Debate over football game prayer heads to court
Dispute over whether loudspeaker could be used for prayer before football game
JACKSONVILLE, Fla. – A dispute over whether University Christian School, of Jacksonville, and Cambridge Christian School, from Tampa, could use the loudspeaker for a prayer before the Florida 2A football championship game is headed to federal court after one of the schools filed suit against an organization that manages high school sports in Florida.
The nonprofit that operates Cambridge Christian School in Tampa said the Florida High School Athletic Association violated its civil rights by banning the private school and its opponent from joining in prayer over the loudspeaker at the game. The quasi-public athletic association has said it couldn't allow a prayer over the loudspeaker because of the First Amendment's ban on government organizations endorsing religion.
"By banning us from praying over the loudspeaker, the FHSAA told our students that prayer is something bad and should be forbidden," Tim Euler, head of the school, said in a statement announcing the suit. "We want our students to know that prayer is good and a fundamental constitutional right that should be defended."
The 24-page lawsuit asks the court to block the athletic association from continuing to follow its policy in the future, as well as requiring the association to pay the school's attorneys' fees.
The fight began in December, when Cambridge Christian was to play University Christian School in the state title game at the former Citrus Bowl, now known as Camping World Stadium, in Orlando. The two schools traditionally offer prayers before football games at their home stadiums.
"I say it's a Christian school and they should have expected it," said Bob Haynes, who has a grandchild attending University Christian School.
The athletic association declined a request from both schools to allow them to use the loudspeaker for a prayer before the game, saying it would expose the association to "legal entanglements." The association said it is subject to the same rules as government agencies because the Florida Legislature has recognized it as the governing body for high school athletics.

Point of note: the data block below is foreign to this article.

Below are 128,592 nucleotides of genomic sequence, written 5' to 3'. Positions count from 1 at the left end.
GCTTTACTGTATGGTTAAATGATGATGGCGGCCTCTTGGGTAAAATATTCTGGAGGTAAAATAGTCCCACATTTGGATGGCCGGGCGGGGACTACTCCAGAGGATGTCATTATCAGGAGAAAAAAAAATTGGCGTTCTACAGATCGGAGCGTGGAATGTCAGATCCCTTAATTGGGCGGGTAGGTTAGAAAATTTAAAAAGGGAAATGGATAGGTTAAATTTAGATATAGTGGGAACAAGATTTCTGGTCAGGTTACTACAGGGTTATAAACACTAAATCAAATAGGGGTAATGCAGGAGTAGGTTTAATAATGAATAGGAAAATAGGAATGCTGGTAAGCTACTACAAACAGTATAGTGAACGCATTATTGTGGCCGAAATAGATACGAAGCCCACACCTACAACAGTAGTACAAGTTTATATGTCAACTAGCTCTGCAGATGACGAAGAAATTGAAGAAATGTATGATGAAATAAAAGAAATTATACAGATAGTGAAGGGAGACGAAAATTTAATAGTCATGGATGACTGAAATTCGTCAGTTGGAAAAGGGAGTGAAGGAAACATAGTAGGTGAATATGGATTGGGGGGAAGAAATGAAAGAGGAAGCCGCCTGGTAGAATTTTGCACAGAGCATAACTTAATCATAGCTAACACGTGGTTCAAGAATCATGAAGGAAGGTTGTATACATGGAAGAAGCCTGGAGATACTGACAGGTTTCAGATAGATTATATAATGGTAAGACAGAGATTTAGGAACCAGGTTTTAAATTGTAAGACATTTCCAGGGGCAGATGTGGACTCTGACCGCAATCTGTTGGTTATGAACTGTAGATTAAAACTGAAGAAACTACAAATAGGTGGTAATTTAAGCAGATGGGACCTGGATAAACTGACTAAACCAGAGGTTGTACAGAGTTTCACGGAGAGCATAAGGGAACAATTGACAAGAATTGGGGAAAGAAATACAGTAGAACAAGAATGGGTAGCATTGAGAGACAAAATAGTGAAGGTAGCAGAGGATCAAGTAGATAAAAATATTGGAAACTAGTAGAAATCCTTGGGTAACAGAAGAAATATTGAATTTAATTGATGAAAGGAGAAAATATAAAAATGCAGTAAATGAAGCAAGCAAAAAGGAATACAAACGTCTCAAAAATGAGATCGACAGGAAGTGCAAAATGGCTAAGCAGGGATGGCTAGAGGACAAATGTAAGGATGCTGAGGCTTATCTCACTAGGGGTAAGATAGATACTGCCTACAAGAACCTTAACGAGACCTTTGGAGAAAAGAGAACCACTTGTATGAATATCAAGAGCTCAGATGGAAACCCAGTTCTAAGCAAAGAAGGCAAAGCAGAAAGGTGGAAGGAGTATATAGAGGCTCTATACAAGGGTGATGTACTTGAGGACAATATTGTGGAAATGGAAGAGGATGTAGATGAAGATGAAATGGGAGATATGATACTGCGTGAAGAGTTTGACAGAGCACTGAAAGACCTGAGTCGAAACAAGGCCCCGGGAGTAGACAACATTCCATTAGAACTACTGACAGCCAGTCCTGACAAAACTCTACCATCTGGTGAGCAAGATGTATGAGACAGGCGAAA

The two teams prayed together before kickoff of the championship game, but the lawsuit said fans couldn't hear the prayer from the stands.
"Because the stadium is such a cavernous venue, it would be impossible for the Cambridge Christian and University Christian communities to join with one another in a community prayer without the use of the loudspeaker," the lawsuit says. "As a result, the FHSAA's refusal to allow Cambridge Christian to use the loudspeaker deprived the Cambridge Christian and University Christian communities of their ability to come together in a joint prayer."
The suit argues that the move was a violation of Cambridge Christian's rights to free exercise of religion and free speech, because the decision to ban the prayer was based only on religious content. It claims the athletic association violated the U.S. Constitution, the Florida Constitution and the Florida Religious Freedom Restoration Act.
Because the federal allegations take priority, the suit was filed in a federal district court in Tampa.
In an email to officials at both schools following the game, and included with the complaint, athletic association Executive Director Roger Dearing cited as a reason for the decision a 2000 case before the U.S. Supreme Court, which ruled against a school allowing speakers to use a public-address system to broadcast a prayer.
"The issue was never whether prayer could be conducted," Dearing wrote. "The issue was, and is, that an organization, which is determined to be a 'state actor,' cannot endorse nor promote religion. The issue of prayer, in and of itself, was not denied to either team or anyone in the stadium."
But lawyers for First Liberty Institute, a legal organization focused on religious cases that supports the school, have said the 2000 Supreme Court decision doesn't apply to the championship game because both schools are private. Attorneys from the firm Greenberg Traurig also are representing Cambridge Christian.
Constitutional attorney Bryan Gowdy told New4Jax Wednesday that the schools' rights were violated.
"It seems as though the high school association was discriminating against a religious message," Gowdy said.
In the document, Gowdy said, the FHSAA claims to be an actor of the state. He said that means they aren't allowed to prohibit or limit free exercise of religion.
"I think if you're going to allow private speech over the loudspeaker, then you can't just say we're going to prohibit religious speech," Gowdy said.
University Christian released the following statement Wednesday:
"As a school we have declined the opportunity and request to join the lawsuit against the FHSAA over public prayer. Our football players and staff were honored to play in the 2015 State Championship. While we would have enjoyed the opportunity to pray before the game using the public address system, we were still able to honor God with prayer as a collective team. We have no doubt God was able to be honored through our combined efforts with Cambridge Christian and therefore do not wish to pursue the matter further through legal means."
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